Fisher accuses Smith of failing to "fulfill his obligations" to the board by running for council before his four-year school board term, begun 2 1/2 years ago, expires.
"I've proven my ability to deliver," said Smith. "I know this ward as well as I know my own family."
Fisher and Smith both complain about vacant houses and litter in the ward, and advocate tax incentives to attract business to the deteriorating commercial corridors along Georgia Avenue and 14th and U streets NW.
Maurice Jackson, an independent who heads the Communist Party in the District and Virginia, accuses Smith, who is endorsed by the Greater Washington Board of Trade, of fronting for business interests. Jackson proposes cutting Metro fares in half to boost ridership.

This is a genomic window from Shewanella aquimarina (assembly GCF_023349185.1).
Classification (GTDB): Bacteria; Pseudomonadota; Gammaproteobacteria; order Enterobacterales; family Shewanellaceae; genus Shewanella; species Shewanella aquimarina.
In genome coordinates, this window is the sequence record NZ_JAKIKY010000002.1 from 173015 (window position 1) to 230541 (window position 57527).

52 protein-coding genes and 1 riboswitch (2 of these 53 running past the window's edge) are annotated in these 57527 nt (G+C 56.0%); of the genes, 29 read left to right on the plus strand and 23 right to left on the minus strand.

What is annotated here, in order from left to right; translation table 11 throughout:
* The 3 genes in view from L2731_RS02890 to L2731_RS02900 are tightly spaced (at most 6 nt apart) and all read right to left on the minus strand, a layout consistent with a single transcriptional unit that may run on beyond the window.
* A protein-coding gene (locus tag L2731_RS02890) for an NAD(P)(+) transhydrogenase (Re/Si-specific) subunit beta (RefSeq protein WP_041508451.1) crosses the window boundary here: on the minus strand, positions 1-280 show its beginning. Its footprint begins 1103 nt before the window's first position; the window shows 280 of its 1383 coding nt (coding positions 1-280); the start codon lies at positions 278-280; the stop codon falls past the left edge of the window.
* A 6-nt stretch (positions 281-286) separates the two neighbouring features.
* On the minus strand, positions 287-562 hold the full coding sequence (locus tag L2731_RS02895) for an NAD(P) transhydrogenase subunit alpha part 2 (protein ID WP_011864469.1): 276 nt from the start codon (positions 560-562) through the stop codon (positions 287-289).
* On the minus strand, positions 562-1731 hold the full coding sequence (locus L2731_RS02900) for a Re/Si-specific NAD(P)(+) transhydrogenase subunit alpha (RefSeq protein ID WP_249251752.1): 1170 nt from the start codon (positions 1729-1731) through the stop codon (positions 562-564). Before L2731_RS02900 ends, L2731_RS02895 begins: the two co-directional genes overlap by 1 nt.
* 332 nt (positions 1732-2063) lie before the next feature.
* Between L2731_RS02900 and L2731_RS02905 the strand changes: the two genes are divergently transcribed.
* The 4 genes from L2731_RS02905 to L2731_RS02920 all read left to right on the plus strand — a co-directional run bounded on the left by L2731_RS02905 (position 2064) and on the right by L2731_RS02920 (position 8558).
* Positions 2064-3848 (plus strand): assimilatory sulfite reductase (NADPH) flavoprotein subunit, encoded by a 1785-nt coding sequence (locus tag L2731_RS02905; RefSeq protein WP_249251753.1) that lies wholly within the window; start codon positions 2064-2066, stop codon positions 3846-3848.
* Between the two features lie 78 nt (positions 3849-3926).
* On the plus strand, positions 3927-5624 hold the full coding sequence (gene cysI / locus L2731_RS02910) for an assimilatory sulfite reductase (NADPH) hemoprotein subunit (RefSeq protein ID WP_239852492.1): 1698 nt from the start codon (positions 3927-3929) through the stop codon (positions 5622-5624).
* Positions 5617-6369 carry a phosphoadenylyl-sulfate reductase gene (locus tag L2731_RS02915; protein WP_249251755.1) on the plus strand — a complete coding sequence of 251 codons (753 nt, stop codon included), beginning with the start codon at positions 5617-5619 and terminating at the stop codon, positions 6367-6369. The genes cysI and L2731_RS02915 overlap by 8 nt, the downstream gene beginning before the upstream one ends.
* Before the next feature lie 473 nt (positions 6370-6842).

Ester McCain, a computer operator and independent who advocates turning vacant public facilities into vocational education centers, says: "None of my opponents has done anything."
Ward 3 Democratic incumbent Polly Shackleton, 72, survived her toughest primary challenge this year since first being elected to the council in 1974. She has cut back on campaigning in the race against Republican Lois DeVecchio.
DeVecchio, 62, is making her first bid for elected office here. She ranks crime as the No. 1 problem in the mostly affluent ward, which lies west of Rock Creek Park. "I don't put the blame on Polly, but we feel she should ask for stronger protection.
"I don't like to talk about Polly. I like Polly," DeVecchio said. "In her life she has done what she thought was right. Now, it's whatever the mayor wants is fine with her."